Watershed Watch’s Aaron Hill Comments on River Diversion Hydropower

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Watershed Watch Ecologist, Aaron Hill, comments on hydropower-related fish kills in the letter to the editor of the Vancouver Sun Balancing energy needs and environmental harm.

“Poor planning has led to ill-conceived projects being built in fish-bearing waters; shrinking government funding has led to reduced oversight on the ground; both the federal and provincial governments routinely muzzle their own scientists; and developers have a strong financial incentive to cut corners and divert as much water as possible for electricity generation.”

For more information see our Hydropower page.  Also see our recent post on more than 50 groups calling to keep the Kokish River Wild.

 

2 Responses to Watershed Watch’s Aaron Hill Comments on River Diversion Hydropower

  1. DavidK says:

    Can you please give examples of projects that are built in fish-bearing waters?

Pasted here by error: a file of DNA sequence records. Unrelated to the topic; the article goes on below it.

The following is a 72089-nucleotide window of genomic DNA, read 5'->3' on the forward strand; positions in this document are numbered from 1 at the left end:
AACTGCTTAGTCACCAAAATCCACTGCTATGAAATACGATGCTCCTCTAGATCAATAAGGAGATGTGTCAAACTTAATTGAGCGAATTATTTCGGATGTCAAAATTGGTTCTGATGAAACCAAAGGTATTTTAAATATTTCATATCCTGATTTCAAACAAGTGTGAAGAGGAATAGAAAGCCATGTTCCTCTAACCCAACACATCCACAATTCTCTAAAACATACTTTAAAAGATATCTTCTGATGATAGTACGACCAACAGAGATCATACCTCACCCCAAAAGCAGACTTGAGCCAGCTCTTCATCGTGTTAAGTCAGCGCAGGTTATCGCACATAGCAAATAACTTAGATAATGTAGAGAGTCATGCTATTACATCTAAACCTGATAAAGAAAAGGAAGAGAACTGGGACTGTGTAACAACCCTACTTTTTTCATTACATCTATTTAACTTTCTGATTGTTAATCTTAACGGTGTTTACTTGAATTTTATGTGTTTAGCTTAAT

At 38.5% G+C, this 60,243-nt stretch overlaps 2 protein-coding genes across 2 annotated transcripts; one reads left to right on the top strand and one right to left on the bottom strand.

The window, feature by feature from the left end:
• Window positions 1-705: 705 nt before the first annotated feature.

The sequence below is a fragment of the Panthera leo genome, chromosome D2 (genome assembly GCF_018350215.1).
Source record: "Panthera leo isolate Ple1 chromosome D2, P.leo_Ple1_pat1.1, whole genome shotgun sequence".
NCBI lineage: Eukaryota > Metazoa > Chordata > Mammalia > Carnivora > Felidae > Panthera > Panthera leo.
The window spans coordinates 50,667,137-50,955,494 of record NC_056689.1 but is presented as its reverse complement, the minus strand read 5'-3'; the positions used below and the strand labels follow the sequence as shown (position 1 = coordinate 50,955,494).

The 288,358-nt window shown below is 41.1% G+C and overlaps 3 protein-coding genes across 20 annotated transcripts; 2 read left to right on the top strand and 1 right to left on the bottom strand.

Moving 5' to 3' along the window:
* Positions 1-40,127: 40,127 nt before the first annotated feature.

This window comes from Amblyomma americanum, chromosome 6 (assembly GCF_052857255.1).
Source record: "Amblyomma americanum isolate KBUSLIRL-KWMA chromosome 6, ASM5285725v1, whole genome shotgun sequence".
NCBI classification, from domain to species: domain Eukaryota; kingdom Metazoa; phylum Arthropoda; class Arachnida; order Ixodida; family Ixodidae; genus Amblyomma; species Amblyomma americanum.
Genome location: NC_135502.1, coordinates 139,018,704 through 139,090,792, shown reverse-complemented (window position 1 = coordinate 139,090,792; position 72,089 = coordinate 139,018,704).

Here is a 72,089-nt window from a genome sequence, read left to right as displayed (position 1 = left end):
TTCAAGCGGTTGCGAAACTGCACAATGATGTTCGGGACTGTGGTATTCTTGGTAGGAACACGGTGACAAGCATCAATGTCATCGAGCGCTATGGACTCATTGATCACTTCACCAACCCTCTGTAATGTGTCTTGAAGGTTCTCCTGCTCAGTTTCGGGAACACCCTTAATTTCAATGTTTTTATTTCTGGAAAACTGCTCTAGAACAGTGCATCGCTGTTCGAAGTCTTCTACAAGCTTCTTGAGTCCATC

• Trish Hall says:

      I apologise for the delay in replying. Watershed Watch is currently in the final stages of a new report on river diversion hydropower. Part of this report included an analysis of project descriptions available on the BC Environmental Assessment Office’s website (http://www.eao.gov.bc.ca/):
      For 42 existing and proposed river diversions that have public information on fish presence: 72% have confirmed or suspected fish presence; 21% have unknown status with respect to fish presence; 7% are confirmed to have no fish present.

      The species living in diversion reaches are usually resident (non-ocean-going) fish: rainbow trout, cutthroat trout, and/or bull trout. Two approved projects have salmon present through all or most of the diversion reach. Four proposed diversions have a suspected salmon presence. However, salmon are present or suspected to be present in the lowermost part of the diversion reach or just downstream of the diversion reach for many more projects.

      The Ashlu project is one example of a recently-constructed project in fish-bearing waters. Many more have been approved for fish bearing waters, but not yet built: Sedan Creek, Upper Toba, Iskut River, to name a few. Also, the majority of the 17 rivers and streams proposed for diversion in the Bute Project are fish-bearing.

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